October 31–December 15, 2007
980 Madison Avenue, New York
Self-Portraits of You + Me (Bond Girls)
October 9–November 18, 2006
Britannia Street, London
Katrina Brown discusses the importance of Douglas Gordon’s 24 Hour Psycho (1993) and some of the films that followed, touching on threads that run throughout the artist’s career.
Gagosian Quarterly Spring 2018
The Spring 2018 Gagosian Quarterly with a cover by Ed Ruscha is now available for order.
Douglas Gordon: I had nowhere to go
Featuring an extensive interview with Douglas Gordon on the process of making his 2016 film I had nowhere to go: Portrait of a displaced person, this video, produced by Berlin Art Link, includes clips of Jonas Mekas and revealing anecdotes about the creation of the film.
Douglas Gordon and Morgane Tschiember
Douglas Gordon and Morgane Tschiember’s installation As close as you can for as long as it lasts, presented during Elevation 1049: Avalanche in Gstaad, Switzerland.
Making Eyes: Douglas Gordon
Douglas Gordon and Rufus Wainwright collaborated to produce afflictive, slow-motion projections to accompany Wainwright’s performances during his 2010 All Days Are Nights: Songs for Lulu tour.
Gagosian at Galeries Lafayette Champs-Élysées
Opening reception: Saturday, October 12, 6:30–8pm
October 12–20, 2019
Galeries Lafayette Champs-Élysées, Paris
In celebration of FIAC in Paris, Gagosian is pleased to collaborate with Galeries Lafayette Champs-Élysées on a two-floor pop-up takeover featuring products related to Gagosian artists. On the first floor, the Coin Culture section will feature catalogues, posters, apparel, and audio productions. The second floor, the Library, will house an additional selection of limited-edition books, publications, and catalogues raisonnés.
Gagosian at Galeries Lafayette Champs-Élysées, Paris
Douglas Gordon, Michel Auder, Lolita Jablonskienė
Saturday, June 15, 2019, 5–6pm
Douglas Gordon will speak with photographer Michel Auder and art critic Lolita Jablonskienė on the life and legacy of Jonas Mekas, the “godfather of avant-garde film.” All three speakers were friends and admirers of Mekas. Gordon’s 2016 film I had nowhere to go: Portrait of a displaced person incorporates one minute of real-time footage per year of Mekas’s momentous life, covering his departure from his native Lithuania, to his time in forced-labor camps and a displaced persons’ center during World War II, to his eventual arrival in New York, and beyond. The discussion, moderated by Maxa Zoller, curator of Art Basel’s Film Sector, is titled “‘Reminiscence of a Journey’—The Legacy of Jonas Mekas.” The event is free to attend.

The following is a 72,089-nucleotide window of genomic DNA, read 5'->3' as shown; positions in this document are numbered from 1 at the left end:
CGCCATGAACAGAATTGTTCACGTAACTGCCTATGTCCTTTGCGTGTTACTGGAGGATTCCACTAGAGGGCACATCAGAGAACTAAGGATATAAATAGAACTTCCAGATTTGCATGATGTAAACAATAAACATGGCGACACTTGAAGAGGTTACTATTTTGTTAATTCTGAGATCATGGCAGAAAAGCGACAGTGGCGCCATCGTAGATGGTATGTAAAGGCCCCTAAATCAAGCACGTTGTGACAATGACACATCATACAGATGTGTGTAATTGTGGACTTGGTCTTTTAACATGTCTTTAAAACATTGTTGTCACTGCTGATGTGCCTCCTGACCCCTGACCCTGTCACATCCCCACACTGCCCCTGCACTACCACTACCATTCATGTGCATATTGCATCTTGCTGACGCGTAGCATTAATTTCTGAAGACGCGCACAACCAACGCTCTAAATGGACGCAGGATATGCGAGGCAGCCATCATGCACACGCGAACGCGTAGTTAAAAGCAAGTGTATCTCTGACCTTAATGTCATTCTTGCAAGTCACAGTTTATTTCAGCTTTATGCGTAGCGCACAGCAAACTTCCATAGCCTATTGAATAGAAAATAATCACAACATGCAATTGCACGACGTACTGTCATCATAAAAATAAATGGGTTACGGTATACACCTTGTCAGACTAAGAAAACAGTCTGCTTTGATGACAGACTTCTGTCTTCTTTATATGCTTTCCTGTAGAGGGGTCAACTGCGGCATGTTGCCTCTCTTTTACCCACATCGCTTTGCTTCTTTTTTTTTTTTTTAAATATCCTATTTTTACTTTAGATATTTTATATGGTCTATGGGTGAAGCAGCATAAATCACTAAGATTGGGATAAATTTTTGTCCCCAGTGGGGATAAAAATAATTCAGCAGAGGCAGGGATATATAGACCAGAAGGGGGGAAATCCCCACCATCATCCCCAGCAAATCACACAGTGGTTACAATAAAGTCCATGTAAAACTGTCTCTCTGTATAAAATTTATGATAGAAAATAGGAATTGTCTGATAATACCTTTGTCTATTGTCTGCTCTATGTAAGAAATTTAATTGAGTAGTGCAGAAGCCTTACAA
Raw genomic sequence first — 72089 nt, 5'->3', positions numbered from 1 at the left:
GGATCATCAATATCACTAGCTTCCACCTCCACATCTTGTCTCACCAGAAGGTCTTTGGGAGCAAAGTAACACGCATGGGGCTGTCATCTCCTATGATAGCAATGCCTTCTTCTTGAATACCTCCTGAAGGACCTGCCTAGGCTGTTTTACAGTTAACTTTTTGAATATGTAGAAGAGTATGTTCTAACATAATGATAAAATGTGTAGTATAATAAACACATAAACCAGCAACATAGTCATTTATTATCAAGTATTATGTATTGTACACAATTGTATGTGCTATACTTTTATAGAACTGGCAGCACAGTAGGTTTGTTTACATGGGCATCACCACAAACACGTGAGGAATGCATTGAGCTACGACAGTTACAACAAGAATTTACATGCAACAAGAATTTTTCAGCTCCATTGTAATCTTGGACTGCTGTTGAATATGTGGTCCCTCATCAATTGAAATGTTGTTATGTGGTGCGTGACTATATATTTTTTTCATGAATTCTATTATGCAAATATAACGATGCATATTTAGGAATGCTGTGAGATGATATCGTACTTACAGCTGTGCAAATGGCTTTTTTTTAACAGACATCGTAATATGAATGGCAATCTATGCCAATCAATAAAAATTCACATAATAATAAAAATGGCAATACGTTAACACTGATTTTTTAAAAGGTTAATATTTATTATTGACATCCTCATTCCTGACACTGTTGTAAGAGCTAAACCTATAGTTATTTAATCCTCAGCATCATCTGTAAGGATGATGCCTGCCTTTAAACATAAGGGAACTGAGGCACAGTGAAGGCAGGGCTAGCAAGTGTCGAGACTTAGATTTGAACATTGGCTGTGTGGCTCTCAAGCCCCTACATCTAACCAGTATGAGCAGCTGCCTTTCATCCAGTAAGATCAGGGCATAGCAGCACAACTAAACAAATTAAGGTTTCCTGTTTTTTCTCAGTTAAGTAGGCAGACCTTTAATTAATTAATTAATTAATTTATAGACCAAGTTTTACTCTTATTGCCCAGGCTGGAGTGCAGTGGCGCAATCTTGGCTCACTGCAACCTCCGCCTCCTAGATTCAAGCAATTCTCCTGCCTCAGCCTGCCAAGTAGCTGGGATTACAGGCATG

Douglas Gordon, I had nowhere to go: Portrait of a displaced person, 2016 (still) © Studio lost but found/VG Bild-Kunst, Bonn 2019
Gagosian at Selfridges Corner Shop
Through March 30, 2019
Selfridges has invited the Gagosian Shop to showcase a curated selection of items at the department store’s Corner Shop in anticipation of the unveiling of London’s new Elizabeth railway line in 2020. The pop-up features apparel by Douglas Gordon and prints by Richard Wright—both artists who will have new public installations in the Tottenham Court Road station, located close to Selfridges—and much more.
To celebrate the closing of the collaboration, Gagosian and Selfridges will host a reception at the Corner Shop in Selfridges on Thursday, March 28, from 6pm to 8pm. To attend the event, RSVP to firstname.lastname@example.org.
Photo: Lucy Dawkins
Douglas Gordon in
Through November 24, 2019
Arsenale Institute for Politics of Representation, Venice
This exhibition looks at the work of two artists, Douglas Gordon and Florian Süssmayr, who share common backgrounds in film, music, and art, independent of national interests, in the historic context of Venice. Notably, Gordon’s film installation 24 Hour Psycho (1993) is viewable from the Riva dei Sette Martiri, between the Arsenale and Giardini, day and night. The show also includes new neon and sprayed texts and sculpture by Gordon. Pink neons in the windows, visible from afar, with the words “non-stop,” reflect on the uncontrollable nature of psychosis and obsession.
Douglas Gordon, Psycho Hitchhiker, 1993 © Douglas Gordon/VG Bild-Kunst, Bonn, 2019
In Present-Day Art
Through January 5, 2020
Aargauer Kunsthaus, Aarau, Switzerland
This exhibition explores how the subject of the mask is being addressed in contemporary art. Interest in masks among contemporary artists focuses not just on the mask as an object but also, and in particular, on its social, cultural, and political implications. Work by Theaster Gates, Douglas Gordon, and Cindy Sherman is included.
Douglas Gordon, Monster, 1996–97 © Studio lost but found/VG Bild-Kunst, Bonn 2019
In My Shadow
Through February 16, 2020
ARoS Aarhus Art Museum, Denmark
This solo presentation is one of the most extensive exhibitions of Douglas Gordon’s work in Europe to date and shows a wide selection of the artist’s most important works.
Douglas Gordon, Phantom, 2011 (still) © Studio lost but found/VG Bild-Kunst, Bonn 2019
April 29–September 1, 2019
The Tanks, Tate Modern, London
Douglas Gordon’s Feature Film (1999) focuses intimately on the hands and facial gestures of conductor James Conlon while he conducts the orchestra of the Opéra National de Paris in performing the haunting soundtrack of Alfred Hitchcock’s Vertigo (1958).
Douglas Gordon, Feature Film, 1999 (still) © Studio lost but found/VG Bild-Kunst, Bonn 2019